Amarnath yatra attack:

The registration of the bus, presence of military convoy and other key questions left unanswered after the terror attack on the bus of Amarnath pilgrims in Jammu and Kashmir’s Anantnag.


Security force personnel (R) checks the bag of a man near a base camp of Hindu pilgrimage to the cave of Amarnath after seven Hindu pilgrims were killed in a gunbattle between Indian police and militants on Monday.(REUTERS)

The attack on a bus of Amarnath pilgrims in Jammu and Kashmir’s Anantnag on Monday night that left seven people dead and 19 injured has left several questions unanswered.

Here are some:

• Was the bus registered with the Amarnath shrine board? If not, why?

Pilgrims and the vehicles they use have to be registered with the shrine board. Then how was the bus, which had a Gujarat number plate (GJ09Z 9976), allowed to ply? It is also unclear who owns the chartered bus, the sale of which to a new owner is said to be incomplete.

• How did the bus manage to go through multiple security check points despite no registration?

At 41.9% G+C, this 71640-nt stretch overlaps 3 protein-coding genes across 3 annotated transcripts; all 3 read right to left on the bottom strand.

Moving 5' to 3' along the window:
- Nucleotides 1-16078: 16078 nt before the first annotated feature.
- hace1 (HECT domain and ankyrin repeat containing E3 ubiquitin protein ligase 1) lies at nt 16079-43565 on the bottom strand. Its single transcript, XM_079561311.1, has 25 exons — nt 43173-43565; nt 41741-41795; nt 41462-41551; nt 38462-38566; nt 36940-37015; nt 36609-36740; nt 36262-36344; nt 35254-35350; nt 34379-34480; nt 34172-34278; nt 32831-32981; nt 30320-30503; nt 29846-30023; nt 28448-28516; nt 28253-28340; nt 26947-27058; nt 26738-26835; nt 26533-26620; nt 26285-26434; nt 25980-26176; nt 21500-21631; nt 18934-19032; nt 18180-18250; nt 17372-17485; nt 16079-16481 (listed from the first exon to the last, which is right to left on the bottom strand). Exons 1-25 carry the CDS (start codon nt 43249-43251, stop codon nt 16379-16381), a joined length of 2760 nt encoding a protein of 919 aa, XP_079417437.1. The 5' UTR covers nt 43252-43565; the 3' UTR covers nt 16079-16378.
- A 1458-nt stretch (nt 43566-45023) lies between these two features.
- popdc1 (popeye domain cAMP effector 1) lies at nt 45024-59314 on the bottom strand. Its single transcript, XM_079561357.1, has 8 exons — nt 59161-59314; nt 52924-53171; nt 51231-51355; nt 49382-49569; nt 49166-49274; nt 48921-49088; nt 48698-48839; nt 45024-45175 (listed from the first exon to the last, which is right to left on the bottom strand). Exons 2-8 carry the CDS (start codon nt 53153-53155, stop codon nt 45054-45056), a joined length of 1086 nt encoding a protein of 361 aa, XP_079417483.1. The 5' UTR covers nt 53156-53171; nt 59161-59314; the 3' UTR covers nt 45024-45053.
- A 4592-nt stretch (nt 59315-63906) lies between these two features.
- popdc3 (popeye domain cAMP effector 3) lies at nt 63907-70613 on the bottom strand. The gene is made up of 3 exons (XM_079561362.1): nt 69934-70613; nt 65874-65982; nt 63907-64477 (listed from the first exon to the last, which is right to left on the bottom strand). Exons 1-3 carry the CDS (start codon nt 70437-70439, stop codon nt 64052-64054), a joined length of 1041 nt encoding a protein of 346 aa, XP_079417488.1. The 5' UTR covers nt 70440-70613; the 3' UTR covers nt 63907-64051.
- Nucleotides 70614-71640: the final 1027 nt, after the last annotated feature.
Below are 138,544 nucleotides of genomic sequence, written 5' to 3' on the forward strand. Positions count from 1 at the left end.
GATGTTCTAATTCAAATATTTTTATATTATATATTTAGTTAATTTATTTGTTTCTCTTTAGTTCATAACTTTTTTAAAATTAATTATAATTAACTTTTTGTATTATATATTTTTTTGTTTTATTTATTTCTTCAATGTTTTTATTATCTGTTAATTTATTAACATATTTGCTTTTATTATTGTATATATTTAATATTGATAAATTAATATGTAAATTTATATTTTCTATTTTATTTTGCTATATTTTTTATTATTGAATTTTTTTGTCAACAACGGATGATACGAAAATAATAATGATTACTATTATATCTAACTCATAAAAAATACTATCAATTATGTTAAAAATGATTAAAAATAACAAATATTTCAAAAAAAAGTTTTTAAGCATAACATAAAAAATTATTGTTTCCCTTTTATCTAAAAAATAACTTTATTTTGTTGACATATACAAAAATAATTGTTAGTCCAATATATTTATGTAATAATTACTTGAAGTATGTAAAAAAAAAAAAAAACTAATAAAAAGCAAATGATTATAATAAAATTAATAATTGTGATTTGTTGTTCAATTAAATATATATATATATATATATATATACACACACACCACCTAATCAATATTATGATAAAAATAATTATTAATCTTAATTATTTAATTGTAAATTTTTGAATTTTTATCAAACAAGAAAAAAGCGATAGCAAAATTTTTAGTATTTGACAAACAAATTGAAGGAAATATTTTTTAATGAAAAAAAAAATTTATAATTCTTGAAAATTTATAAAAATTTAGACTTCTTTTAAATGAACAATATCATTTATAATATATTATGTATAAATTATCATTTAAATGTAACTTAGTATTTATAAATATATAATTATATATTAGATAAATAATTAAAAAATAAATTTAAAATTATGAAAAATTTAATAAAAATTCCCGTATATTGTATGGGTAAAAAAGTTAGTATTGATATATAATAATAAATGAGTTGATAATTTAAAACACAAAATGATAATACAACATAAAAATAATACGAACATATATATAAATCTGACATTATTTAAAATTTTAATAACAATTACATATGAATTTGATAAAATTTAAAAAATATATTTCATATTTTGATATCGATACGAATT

Around 60 unregistered pilgrims visited the shrine, and no one noticed? The people who were attacked on Monday night had completed the pilgrimage two days ago and took a detour for sightseeing. The bus left the Baltal base camp, where security is tight, and moved on the heavily guarded national highway, apparently not being checked even once.

• Why was the bus allowed to travel after sunset, a violation of standard operating procedure?

Jammu and Kashmir deputy chief minister Nirmal Singh admitted to lapses, and said officials would investigate why the bus was allowed to travel after 5pm. The security protocol for the annual pilgrimage bars vehicles from moving after sundown.

• Why was a police patrol vehicle travelling ahead of the unregistered pilgrim bus?

Security is provided only to registered vehicles. The presence of the police van, which was also targeted, has raised questions whether it was guarding the bus or just happened to travel ahead of it.

• Why did the police fail to secure the route despite intelligence warnings about possible terror attacks?

Two days before the pilgrimage started, Kashmir inspector general of police Muneer Khan wrote a letter, warning of terrorists planning a “sensational strike” to target Amarnath pilgrims to whip up communal passions. He had specifically mentioned terrorists could fire at pilgrim vehicles; that is what happened in Botengoo village on Monday night.